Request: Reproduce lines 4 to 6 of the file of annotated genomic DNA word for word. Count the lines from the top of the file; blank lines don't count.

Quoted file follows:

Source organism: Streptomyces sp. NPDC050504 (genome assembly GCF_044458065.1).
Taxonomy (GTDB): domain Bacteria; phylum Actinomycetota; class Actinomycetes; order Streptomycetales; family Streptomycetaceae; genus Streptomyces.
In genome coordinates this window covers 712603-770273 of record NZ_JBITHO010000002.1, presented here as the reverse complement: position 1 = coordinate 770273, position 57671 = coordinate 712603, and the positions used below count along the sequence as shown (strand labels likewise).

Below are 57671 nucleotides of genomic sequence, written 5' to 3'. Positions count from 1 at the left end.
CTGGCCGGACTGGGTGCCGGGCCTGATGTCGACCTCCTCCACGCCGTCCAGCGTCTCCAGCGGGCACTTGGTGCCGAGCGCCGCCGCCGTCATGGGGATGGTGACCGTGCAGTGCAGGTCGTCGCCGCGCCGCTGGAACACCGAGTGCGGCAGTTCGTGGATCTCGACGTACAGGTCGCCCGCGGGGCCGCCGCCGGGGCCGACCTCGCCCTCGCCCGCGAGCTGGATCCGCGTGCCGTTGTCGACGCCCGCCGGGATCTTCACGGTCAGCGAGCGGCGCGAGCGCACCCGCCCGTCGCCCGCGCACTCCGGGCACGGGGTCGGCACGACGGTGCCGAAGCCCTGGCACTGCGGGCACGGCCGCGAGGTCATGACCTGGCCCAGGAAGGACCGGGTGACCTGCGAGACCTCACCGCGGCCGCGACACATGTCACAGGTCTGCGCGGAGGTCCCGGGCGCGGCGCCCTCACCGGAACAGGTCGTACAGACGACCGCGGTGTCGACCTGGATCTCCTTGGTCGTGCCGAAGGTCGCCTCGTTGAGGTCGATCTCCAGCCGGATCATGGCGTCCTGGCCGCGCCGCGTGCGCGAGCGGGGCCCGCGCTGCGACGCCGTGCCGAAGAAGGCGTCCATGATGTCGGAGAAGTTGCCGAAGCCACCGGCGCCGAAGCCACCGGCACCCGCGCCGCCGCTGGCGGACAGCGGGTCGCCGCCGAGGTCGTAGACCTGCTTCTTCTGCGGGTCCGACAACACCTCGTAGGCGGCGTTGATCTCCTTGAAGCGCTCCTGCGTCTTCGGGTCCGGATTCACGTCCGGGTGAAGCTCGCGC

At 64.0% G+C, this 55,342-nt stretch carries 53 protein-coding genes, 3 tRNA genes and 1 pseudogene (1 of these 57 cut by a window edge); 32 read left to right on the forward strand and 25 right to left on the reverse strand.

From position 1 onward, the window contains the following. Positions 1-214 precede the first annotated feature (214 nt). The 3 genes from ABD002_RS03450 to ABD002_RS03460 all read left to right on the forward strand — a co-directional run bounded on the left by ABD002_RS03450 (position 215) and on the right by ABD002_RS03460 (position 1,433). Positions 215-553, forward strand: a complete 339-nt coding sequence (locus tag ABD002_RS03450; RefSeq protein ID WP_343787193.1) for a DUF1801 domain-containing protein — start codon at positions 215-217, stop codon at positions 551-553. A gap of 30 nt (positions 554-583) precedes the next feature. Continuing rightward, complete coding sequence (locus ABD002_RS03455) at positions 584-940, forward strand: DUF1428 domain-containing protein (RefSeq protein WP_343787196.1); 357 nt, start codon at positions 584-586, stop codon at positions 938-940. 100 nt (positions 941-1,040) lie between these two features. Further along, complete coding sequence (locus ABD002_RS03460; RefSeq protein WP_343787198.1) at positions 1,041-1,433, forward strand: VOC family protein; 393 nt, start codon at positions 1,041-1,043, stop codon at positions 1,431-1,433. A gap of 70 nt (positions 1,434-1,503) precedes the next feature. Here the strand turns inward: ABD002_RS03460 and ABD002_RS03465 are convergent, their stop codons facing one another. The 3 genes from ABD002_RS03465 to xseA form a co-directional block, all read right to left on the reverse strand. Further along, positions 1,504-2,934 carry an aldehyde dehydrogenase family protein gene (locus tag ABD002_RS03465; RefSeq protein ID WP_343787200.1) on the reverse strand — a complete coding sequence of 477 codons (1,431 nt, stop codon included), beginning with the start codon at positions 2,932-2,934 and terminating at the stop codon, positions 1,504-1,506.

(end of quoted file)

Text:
Below are 57671 nucleotides of genomic sequence, written 5' to 3'. Positions count from 1 at the left end.
CTGGCCGGACTGGGTGCCGGGCCTGATGTCGACCTCCTCCACGCCGTCCAGCGTCTCCAGCGGGCACTTGGTGCCGAGCGCCGCCGCCGTCATGGGGATGGTGACCGTGCAGTGCAGGTCGTCGCCGCGCCGCTGGAACACCGAGTGCGGCAGTTCGTGGATCTCGACGTACAGGTCGCCCGCGGGGCCGCCGCCGGGGCCGACCTCGCCCTCGCCCGCGAGCTGGATCCGCGTGCCGTTGTCGACGCCCGCCGGGATCTTCACGGTCAGCGAGCGGCGCGAGCGCACCCGCCCGTCGCCCGCGCACTCCGGGCACGGGGTCGGCACGACGGTGCCGAAGCCCTGGCACTGCGGGCACGGCCGCGAGGTCATGACCTGGCCCAGGAAGGACCGGGTGACCTGCGAGACCTCACCGCGGCCGCGACACATGTCACAGGTCTGCGCGGAGGTCCCGGGCGCGGCGCCCTCACCGGAACAGGTCGTACAGACGACCGCGGTGTCGACCTGGATCTCCTTGGTCGTGCCGAAGGTCGCCTCGTTGAGGTCGATCTCCAGCCGGATCATGGCGTCCTGGCCGCGCCGCGTGCGCGAGCGGGGCCCGCGCTGCGACGCCGTGCCGAAGAAGGCGTCCATGATGTCGGAGAAGTTGCCGAAGCCACCGGCGCCGAAGCCACCGGCACCCGCGCCGCCGCTGGCGGACAGCGGGTCGCCGCCGAGGTCGTAGACCTGCTTCTTCTGCGGGTCCGACAACACCTCGTAGGCGGCGTTGATCTCCTTGAAGCGCTCCTGCGTCTTCGGGTCCGGATTCACGTCCGGGTGAAGCTCGCGC

At 64.0% G+C, this 55,342-nt stretch carries 53 protein-coding genes, 3 tRNA genes and 1 pseudogene (1 of these 57 cut by a window edge); 32 read left to right on the forward strand and 25 right to left on the reverse strand.